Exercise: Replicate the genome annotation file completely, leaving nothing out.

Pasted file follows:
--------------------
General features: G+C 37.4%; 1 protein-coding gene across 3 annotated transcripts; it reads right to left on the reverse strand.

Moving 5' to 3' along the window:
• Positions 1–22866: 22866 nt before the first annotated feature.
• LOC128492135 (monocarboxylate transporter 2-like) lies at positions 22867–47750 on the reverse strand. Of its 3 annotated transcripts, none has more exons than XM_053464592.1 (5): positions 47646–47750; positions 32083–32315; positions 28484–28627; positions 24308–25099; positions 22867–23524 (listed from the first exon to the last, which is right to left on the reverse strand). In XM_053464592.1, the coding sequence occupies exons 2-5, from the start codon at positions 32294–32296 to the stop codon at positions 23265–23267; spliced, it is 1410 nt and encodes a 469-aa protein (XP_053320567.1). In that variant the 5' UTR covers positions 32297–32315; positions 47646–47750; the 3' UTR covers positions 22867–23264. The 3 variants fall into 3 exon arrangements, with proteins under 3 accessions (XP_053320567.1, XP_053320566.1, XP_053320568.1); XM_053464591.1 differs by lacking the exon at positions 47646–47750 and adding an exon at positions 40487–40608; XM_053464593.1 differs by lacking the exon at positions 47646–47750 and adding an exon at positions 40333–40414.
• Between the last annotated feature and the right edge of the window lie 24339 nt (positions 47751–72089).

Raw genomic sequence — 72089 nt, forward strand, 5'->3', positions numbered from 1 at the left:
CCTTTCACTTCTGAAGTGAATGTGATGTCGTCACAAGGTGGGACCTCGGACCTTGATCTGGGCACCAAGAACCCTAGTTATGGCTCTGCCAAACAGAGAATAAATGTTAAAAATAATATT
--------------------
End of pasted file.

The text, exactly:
General features: G+C 37.4%; 1 protein-coding gene across 3 annotated transcripts; it reads right to left on the reverse strand.

Moving 5' to 3' along the window:
• Positions 1–22866: 22866 nt before the first annotated feature.
• LOC128492135 (monocarboxylate transporter 2-like) lies at positions 22867–47750 on the reverse strand. Of its 3 annotated transcripts, none has more exons than XM_053464592.1 (5): positions 47646–47750; positions 32083–32315; positions 28484–28627; positions 24308–25099; positions 22867–23524 (listed from the first exon to the last, which is right to left on the reverse strand). In XM_053464592.1, the coding sequence occupies exons 2-5, from the start codon at positions 32294–32296 to the stop codon at positions 23265–23267; spliced, it is 1410 nt and encodes a 469-aa protein (XP_053320567.1). In that variant the 5' UTR covers positions 32297–32315; positions 47646–47750; the 3' UTR covers positions 22867–23264. The 3 variants fall into 3 exon arrangements, with proteins under 3 accessions (XP_053320567.1, XP_053320566.1, XP_053320568.1); XM_053464591.1 differs by lacking the exon at positions 47646–47750 and adding an exon at positions 40487–40608; XM_053464593.1 differs by lacking the exon at positions 47646–47750 and adding an exon at positions 40333–40414.
• Between the last annotated feature and the right edge of the window lie 24339 nt (positions 47751–72089).

Raw genomic sequence — 72089 nt, forward strand, 5'->3', positions numbered from 1 at the left:
CCTTTCACTTCTGAAGTGAATGTGATGTCGTCACAAGGTGGGACCTCGGACCTTGATCTGGGCACCAAGAACCCTAGTTATGGCTCTGCCAAACAGAGAATAAATGTTAAAAATAATATT